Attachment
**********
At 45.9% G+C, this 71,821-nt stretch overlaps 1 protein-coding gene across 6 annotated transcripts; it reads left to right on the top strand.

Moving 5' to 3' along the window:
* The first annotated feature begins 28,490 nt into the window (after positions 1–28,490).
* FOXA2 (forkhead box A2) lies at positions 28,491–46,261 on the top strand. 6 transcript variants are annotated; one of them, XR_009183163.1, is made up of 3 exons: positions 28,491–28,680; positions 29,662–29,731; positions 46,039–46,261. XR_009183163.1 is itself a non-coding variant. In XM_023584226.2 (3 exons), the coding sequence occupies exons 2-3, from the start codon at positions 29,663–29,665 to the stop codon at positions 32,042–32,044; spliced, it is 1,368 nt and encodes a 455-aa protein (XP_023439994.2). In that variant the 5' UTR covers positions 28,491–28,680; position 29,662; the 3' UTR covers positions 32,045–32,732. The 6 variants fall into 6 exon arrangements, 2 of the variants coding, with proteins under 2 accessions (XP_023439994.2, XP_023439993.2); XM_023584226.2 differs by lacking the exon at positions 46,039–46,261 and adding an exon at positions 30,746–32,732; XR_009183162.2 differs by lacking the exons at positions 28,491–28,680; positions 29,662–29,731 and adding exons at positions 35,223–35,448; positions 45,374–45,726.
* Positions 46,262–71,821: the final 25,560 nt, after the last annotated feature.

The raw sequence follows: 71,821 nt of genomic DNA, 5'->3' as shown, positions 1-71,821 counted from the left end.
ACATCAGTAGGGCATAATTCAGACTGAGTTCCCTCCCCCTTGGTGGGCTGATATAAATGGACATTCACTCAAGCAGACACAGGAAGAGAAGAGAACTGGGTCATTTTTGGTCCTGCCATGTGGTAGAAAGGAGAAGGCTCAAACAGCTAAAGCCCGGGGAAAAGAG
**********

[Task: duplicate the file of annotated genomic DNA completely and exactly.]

At 45.9% G+C, this 71,821-nt stretch overlaps 1 protein-coding gene across 6 annotated transcripts; it reads left to right on the top strand.

Moving 5' to 3' along the window:
* The first annotated feature begins 28,490 nt into the window (after positions 1–28,490).
* FOXA2 (forkhead box A2) lies at positions 28,491–46,261 on the top strand. 6 transcript variants are annotated; one of them, XR_009183163.1, is made up of 3 exons: positions 28,491–28,680; positions 29,662–29,731; positions 46,039–46,261. XR_009183163.1 is itself a non-coding variant. In XM_023584226.2 (3 exons), the coding sequence occupies exons 2-3, from the start codon at positions 29,663–29,665 to the stop codon at positions 32,042–32,044; spliced, it is 1,368 nt and encodes a 455-aa protein (XP_023439994.2). In that variant the 5' UTR covers positions 28,491–28,680; position 29,662; the 3' UTR covers positions 32,045–32,732. The 6 variants fall into 6 exon arrangements, 2 of the variants coding, with proteins under 2 accessions (XP_023439994.2, XP_023439993.2); XM_023584226.2 differs by lacking the exon at positions 46,039–46,261 and adding an exon at positions 30,746–32,732; XR_009183162.2 differs by lacking the exons at positions 28,491–28,680; positions 29,662–29,731 and adding exons at positions 35,223–35,448; positions 45,374–45,726.
* Positions 46,262–71,821: the final 25,560 nt, after the last annotated feature.

The raw sequence follows: 71,821 nt of genomic DNA, 5'->3' as shown, positions 1-71,821 counted from the left end.
ACATCAGTAGGGCATAATTCAGACTGAGTTCCCTCCCCCTTGGTGGGCTGATATAAATGGACATTCACTCAAGCAGACACAGGAAGAGAAGAGAACTGGGTCATTTTTGGTCCTGCCATGTGGTAGAAAGGAGAAGGCTCAAACAGCTAAAGCCCGGGGAAAAGAG